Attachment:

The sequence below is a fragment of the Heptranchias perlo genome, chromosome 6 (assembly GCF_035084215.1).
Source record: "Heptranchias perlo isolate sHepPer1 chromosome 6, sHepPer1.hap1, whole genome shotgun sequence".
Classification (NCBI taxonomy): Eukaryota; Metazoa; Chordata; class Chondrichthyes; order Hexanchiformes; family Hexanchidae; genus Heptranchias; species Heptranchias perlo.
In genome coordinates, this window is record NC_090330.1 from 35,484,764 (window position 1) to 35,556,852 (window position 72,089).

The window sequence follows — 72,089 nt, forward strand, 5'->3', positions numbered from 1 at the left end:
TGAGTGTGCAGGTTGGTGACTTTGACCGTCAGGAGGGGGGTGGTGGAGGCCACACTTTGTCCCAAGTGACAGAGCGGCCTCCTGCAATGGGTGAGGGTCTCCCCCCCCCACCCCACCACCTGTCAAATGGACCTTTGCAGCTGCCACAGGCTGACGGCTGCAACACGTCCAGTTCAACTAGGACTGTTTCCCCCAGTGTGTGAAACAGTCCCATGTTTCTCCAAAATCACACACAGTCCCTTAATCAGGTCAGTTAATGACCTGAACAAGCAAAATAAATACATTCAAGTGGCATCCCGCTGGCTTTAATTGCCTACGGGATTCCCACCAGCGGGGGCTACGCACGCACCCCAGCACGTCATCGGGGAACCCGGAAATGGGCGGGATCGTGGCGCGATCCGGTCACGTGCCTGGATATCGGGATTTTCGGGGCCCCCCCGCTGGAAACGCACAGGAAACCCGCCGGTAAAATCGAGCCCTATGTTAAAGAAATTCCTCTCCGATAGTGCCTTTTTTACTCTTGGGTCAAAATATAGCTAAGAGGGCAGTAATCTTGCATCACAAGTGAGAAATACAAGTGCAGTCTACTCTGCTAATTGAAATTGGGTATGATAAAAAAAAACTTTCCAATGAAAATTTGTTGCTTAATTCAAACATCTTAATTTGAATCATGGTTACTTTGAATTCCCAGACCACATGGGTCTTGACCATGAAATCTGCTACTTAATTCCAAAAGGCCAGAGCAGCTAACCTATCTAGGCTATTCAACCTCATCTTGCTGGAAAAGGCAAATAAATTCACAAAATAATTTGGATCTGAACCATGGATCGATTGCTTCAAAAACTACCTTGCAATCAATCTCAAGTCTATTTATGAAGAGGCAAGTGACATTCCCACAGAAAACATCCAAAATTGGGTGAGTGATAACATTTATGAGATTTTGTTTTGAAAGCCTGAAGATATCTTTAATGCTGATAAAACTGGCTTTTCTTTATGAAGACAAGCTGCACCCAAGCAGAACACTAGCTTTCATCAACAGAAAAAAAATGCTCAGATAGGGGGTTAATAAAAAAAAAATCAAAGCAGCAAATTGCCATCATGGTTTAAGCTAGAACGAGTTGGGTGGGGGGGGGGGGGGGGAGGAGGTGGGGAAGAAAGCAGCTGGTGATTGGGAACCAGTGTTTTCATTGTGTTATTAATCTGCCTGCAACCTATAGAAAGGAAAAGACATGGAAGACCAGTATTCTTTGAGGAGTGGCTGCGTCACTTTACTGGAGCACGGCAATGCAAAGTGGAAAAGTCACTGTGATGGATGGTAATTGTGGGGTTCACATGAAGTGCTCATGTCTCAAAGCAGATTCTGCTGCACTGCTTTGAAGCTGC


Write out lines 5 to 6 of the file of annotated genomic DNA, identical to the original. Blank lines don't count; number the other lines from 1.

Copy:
The window sequence follows — 72,089 nt, forward strand, 5'->3', positions numbered from 1 at the left end:
TGAGTGTGCAGGTTGGTGACTTTGACCGTCAGGAGGGGGGTGGTGGAGGCCACACTTTGTCCCAAGTGACAGAGCGGCCTCCTGCAATGGGTGAGGGTCTCCCCCCCCCACCCCACCACCTGTCAAATGGACCTTTGCAGCTGCCACAGGCTGACGGCTGCAACACGTCCAGTTCAACTAGGACTGTTTCCCCCAGTGTGTGAAACAGTCCCATGTTTCTCCAAAATCACACACAGTCCCTTAATCAGGTCAGTTAATGACCTGAACAAGCAAAATAAATACATTCAAGTGGCATCCCGCTGGCTTTAATTGCCTACGGGATTCCCACCAGCGGGGGCTACGCACGCACCCCAGCACGTCATCGGGGAACCCGGAAATGGGCGGGATCGTGGCGCGATCCGGTCACGTGCCTGGATATCGGGATTTTCGGGGCCCCCCCGCTGGAAACGCACAGGAAACCCGCCGGTAAAATCGAGCCCTATGTTAAAGAAATTCCTCTCCGATAGTGCCTTTTTTACTCTTGGGTCAAAATATAGCTAAGAGGGCAGTAATCTTGCATCACAAGTGAGAAATACAAGTGCAGTCTACTCTGCTAATTGAAATTGGGTATGATAAAAAAAAACTTTCCAATGAAAATTTGTTGCTTAATTCAAACATCTTAATTTGAATCATGGTTACTTTGAATTCCCAGACCACATGGGTCTTGACCATGAAATCTGCTACTTAATTCCAAAAGGCCAGAGCAGCTAACCTATCTAGGCTATTCAACCTCATCTTGCTGGAAAAGGCAAATAAATTCACAAAATAATTTGGATCTGAACCATGGATCGATTGCTTCAAAAACTACCTTGCAATCAATCTCAAGTCTATTTATGAAGAGGCAAGTGACATTCCCACAGAAAACATCCAAAATTGGGTGAGTGATAACATTTATGAGATTTTGTTTTGAAAGCCTGAAGATATCTTTAATGCTGATAAAACTGGCTTTTCTTTATGAAGACAAGCTGCACCCAAGCAGAACACTAGCTTTCATCAACAGAAAAAAAATGCTCAGATAGGGGGTTAATAAAAAAAAAATCAAAGCAGCAAATTGCCATCATGGTTTAAGCTAGAACGAGTTGGGTGGGGGGGGGGGGGGGGAGGAGGTGGGGAAGAAAGCAGCTGGTGATTGGGAACCAGTGTTTTCATTGTGTTATTAATCTGCCTGCAACCTATAGAAAGGAAAAGACATGGAAGACCAGTATTCTTTGAGGAGTGGCTGCGTCACTTTACTGGAGCACGGCAATGCAAAGTGGAAAAGTCACTGTGATGGATGGTAATTGTGGGGTTCACATGAAGTGCTCATGTCTCAAAGCAGATTCTGCTGCACTGCTTTGAAGCTGC